Bill summaries are authored by CRS.

Shown Here:
Reported to House amended, Part I (12/20/2016)

Financial CHOICE Act of 2016

This bill amends the Dodd-Frank Wall Street Reform and Consumer Protection Act, among other Acts, to:

  • repeal the "Volcker Rule" (which restricts banks from making certain speculative investments);
  • with respect to winding down failing banks, eliminate the Federal Deposit Insurance Corporation's orderly liquidation authority and establish new provisions regarding financial institution bankruptcy; and
  • repeal the "Durbin Amendment" (which limits the fees that may be charged to retailers for debit card processing).

Certain banks may exempt themselves from specified regulatory standards if they maintain a certain ratio of capital to total assets and meet other specified requirements.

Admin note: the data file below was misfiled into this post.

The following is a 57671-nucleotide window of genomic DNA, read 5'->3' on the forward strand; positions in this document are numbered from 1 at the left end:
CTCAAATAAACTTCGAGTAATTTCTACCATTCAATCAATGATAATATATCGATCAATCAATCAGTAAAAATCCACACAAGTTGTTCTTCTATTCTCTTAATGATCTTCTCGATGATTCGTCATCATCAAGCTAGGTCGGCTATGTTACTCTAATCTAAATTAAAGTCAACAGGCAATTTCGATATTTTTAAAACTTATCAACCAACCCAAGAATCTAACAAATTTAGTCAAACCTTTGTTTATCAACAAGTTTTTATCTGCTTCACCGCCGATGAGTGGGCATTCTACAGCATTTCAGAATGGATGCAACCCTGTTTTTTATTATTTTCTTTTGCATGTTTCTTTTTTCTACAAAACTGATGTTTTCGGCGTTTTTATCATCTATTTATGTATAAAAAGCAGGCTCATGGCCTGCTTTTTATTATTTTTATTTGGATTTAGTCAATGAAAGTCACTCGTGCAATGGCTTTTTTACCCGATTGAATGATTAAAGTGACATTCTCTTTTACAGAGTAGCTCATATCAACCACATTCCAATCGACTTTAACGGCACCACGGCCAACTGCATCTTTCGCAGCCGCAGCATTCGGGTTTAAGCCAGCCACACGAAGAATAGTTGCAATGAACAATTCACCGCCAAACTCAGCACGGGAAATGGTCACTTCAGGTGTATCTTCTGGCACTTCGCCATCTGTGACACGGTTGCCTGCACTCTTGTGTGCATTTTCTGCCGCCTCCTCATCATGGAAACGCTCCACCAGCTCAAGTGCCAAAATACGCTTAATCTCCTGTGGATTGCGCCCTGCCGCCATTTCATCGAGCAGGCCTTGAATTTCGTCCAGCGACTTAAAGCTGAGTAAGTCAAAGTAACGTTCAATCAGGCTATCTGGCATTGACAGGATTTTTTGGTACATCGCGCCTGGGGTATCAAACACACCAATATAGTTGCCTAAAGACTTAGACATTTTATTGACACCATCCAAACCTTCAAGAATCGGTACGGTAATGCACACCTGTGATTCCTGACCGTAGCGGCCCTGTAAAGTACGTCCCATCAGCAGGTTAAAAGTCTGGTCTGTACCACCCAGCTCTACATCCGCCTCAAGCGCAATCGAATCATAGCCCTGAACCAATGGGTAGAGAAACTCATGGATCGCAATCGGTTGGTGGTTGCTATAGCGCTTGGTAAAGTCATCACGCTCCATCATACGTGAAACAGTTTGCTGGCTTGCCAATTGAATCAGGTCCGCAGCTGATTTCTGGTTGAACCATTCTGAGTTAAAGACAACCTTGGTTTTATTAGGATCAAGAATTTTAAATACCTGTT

The bill removes the Financial Stability Oversight Council's authority to designate non-bank financial institutions and financial market utilities as "systemically important" (also known as "too big to fail"). Under current law, entities so designated are subject to additional regulatory restrictions. Designations made previously are retroactively repealed. 

The bill also amends the Consumer Financial Protection Act of 2010 to:

  • restructure the Consumer Financial Protection Bureau by replacing its director with a bipartisan commission;
  • subject the commission to the congressional appropriations process, expanded judicial review, and additional congressional oversight; and
  • limit the commission's authority to take action against entities for "abusive" practices.

In addition, the bill:

  • modifies provisions related to the Securities and Exchange Commission's managerial structure and enforcement authority;
  • eliminates the Office of Financial Research within the Department of the Treasury; and
  • revises provisions related to capital formation, insurance regulation, civil penalties for securities laws violations, and community financial institutions.